So I picked up my, uh, “situationship” (cuz the word “girlfriend” is just kinda ugh) and met up with our friends: fellow movie blogger, Angela (from The Late-Night Picture Show), and her husband. Naturally we had to go to support the coolest video place ever. And some local brewmasters. And in the interest of journalism.
It didn’t hurt that I ended up winning the movie trivia contest (with Angela coming in a close second). I missed two questions. I couldn’t identify a movie still from Umberto D, and I didn’t know Lars Von Trier does not have his own director’s section on the shelves. Not bad.
On top of all this, they were also celebrating their approval as a non-profit archival library (therefore fundraising too). Yep. My favorite ever video place now has non-profit status.
I’ve been a huge fan of the place (and of the Tim Cooper/Linda McGreevy team) for many years, even before I lived in Norfolk. I was instantly smitten the first time I walked in and saw the Blockbuster membership cards cut into shapes and hanging behind the counter.
They probably don’t remember, but I met Tim and Linda many years ago through a mutual friend named Donna, a teaching colleague and former food critic for The Virginian-Pilot.
Donna had an interesting sense of humor and invited several of us to her house to watch A Private Function )Michael Palin and a pre-McGongall/Uncle Vernon Maggie Smith and Richard Griffiths). If you haven’t seen this, really you gotta treat yourself (except, like a shit-ton of other stuff, you can’t stream it on Netflix).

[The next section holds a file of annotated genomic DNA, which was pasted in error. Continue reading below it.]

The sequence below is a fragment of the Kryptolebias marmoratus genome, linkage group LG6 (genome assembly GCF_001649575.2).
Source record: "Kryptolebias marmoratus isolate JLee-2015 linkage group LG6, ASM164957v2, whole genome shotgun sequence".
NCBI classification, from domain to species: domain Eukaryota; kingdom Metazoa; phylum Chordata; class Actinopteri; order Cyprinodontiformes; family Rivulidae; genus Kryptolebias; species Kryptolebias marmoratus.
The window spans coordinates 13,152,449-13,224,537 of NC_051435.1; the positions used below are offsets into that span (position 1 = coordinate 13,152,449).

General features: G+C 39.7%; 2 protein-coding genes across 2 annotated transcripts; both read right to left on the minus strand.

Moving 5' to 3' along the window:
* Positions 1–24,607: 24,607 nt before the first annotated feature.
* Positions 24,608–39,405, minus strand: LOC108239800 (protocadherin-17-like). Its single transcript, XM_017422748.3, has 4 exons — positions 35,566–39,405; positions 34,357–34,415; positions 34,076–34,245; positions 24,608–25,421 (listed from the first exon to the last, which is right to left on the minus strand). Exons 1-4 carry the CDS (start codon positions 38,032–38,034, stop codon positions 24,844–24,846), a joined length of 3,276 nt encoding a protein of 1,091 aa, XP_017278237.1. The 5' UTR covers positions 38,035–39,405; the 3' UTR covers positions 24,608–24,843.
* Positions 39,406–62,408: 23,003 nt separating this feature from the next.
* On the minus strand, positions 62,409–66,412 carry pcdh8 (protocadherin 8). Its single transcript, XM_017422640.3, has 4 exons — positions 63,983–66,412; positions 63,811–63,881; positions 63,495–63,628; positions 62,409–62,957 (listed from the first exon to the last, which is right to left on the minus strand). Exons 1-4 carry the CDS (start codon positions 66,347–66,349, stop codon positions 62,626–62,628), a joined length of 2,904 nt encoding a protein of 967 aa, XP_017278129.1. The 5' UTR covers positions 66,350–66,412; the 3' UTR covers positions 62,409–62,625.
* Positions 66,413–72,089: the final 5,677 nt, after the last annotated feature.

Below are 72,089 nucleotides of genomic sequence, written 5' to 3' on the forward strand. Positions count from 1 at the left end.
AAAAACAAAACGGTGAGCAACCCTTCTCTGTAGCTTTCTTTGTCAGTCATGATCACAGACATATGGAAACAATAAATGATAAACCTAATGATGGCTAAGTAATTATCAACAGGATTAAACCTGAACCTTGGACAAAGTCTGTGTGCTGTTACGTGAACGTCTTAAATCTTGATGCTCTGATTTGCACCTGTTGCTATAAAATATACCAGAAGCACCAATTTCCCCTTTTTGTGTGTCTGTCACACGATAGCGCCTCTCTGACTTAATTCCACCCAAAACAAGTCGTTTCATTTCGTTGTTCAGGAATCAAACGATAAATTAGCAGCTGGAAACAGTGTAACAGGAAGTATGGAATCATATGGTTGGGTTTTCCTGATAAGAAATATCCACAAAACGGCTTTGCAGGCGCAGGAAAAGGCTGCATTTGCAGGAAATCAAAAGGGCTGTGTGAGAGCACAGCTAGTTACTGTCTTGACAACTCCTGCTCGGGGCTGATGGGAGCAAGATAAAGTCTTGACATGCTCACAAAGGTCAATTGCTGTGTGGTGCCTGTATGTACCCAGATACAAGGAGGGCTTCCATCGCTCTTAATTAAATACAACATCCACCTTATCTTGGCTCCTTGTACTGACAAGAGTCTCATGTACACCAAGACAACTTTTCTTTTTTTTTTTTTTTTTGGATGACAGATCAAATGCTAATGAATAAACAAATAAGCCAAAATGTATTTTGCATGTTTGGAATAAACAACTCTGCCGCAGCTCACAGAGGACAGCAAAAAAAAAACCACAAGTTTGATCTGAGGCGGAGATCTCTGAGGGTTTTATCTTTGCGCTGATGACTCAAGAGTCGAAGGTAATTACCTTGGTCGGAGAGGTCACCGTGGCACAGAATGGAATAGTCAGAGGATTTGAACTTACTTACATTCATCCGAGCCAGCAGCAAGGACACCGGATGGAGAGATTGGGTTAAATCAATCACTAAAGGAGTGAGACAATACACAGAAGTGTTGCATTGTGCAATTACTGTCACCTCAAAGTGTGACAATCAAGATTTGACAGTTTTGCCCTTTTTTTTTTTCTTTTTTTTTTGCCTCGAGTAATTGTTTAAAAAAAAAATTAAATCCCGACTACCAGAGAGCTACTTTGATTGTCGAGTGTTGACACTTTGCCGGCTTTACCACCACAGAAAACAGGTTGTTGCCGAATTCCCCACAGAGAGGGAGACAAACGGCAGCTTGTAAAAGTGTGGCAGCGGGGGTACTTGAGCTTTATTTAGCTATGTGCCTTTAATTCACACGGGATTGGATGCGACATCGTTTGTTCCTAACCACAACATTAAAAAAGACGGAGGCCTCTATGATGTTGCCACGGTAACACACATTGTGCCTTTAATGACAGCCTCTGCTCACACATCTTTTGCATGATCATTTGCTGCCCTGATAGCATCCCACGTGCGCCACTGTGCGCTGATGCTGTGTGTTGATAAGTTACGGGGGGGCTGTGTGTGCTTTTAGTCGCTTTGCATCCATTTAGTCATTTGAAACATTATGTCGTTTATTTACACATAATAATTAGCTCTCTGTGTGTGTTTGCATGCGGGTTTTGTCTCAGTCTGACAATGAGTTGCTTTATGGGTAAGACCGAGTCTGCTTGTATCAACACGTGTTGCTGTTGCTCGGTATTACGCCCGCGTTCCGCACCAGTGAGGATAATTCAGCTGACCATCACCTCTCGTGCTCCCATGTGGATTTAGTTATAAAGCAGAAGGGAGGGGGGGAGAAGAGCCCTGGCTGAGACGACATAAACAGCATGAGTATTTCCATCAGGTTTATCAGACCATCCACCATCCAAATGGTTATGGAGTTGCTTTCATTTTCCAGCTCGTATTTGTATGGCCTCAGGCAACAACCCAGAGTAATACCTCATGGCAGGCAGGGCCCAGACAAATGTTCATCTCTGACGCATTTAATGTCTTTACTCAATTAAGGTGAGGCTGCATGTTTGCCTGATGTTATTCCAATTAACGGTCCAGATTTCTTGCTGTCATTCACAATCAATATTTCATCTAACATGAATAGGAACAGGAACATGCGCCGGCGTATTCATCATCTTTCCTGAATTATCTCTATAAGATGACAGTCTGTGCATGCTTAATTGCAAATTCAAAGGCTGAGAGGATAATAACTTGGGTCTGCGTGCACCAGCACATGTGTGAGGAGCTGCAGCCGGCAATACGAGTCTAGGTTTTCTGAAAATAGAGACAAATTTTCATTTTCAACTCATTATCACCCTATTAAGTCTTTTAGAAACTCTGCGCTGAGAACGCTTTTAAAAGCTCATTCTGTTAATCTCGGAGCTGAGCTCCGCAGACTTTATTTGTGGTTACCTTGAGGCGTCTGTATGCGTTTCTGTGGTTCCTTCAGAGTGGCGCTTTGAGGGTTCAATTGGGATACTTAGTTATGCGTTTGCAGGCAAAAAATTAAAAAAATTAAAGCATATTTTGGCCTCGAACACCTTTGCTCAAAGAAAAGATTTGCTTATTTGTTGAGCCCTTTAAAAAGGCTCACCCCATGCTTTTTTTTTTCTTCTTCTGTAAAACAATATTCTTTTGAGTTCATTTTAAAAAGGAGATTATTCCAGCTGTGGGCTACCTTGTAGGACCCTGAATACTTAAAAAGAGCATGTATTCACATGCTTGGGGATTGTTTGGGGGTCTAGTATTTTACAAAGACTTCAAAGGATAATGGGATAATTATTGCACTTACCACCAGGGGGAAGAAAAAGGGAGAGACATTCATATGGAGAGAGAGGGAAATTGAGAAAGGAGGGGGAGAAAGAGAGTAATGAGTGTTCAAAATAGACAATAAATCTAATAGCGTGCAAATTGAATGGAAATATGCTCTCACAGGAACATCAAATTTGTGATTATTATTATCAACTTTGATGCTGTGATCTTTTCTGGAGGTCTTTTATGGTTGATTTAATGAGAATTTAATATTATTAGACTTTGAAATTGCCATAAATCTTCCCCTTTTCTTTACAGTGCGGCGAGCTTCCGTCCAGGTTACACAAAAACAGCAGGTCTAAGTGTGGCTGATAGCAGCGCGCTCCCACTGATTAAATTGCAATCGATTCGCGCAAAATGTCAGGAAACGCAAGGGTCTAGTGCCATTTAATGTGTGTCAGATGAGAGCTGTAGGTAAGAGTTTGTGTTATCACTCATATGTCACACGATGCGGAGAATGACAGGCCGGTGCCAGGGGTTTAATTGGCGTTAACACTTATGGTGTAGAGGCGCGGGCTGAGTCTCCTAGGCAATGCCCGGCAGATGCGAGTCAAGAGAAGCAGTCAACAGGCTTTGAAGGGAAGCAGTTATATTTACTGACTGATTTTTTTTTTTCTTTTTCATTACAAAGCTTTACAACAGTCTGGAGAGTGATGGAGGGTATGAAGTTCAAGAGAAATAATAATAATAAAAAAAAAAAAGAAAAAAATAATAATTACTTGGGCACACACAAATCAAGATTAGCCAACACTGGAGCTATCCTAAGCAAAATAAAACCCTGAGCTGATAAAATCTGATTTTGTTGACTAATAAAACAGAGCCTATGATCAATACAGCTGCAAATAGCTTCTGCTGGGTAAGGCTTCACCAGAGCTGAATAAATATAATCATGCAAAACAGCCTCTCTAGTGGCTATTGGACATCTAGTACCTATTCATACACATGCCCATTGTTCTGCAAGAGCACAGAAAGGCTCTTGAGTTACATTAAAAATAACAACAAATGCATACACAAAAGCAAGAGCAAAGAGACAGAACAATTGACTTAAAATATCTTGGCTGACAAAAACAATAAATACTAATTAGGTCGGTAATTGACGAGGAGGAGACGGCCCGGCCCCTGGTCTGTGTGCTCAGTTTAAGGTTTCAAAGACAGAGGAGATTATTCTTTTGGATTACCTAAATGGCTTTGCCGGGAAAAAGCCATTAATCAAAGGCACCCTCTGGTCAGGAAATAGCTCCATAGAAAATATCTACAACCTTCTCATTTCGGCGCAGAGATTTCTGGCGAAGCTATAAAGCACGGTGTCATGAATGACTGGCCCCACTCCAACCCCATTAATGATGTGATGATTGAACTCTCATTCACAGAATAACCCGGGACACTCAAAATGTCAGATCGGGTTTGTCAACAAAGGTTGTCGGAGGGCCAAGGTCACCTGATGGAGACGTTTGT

Stuff like The Abominable Dr. Phibes, Eyes Without A Face, Island Of The Burning Damned, Strait-Jacket, or Vault Of Horror. Where am I to go then, an average horror nerd such as myself, when the need to watch the original Tales From The Crypt arises like the unshakeable call of some eldritch Lovecraftian deity?
Maybe a better name would be Notflix. And that’s kinda the thing. If I want it, there’s a way better than average chance I’ll find it at Naro Video.
This is one of many reasons they’ve outlasted joints like Blockbummer, survived Notflix and the streaming craze, and will likely sail effortlessly through any other technological “improvements” that will come along promising ease and convenience for the meager price of Rollerball-like corporate allegiance.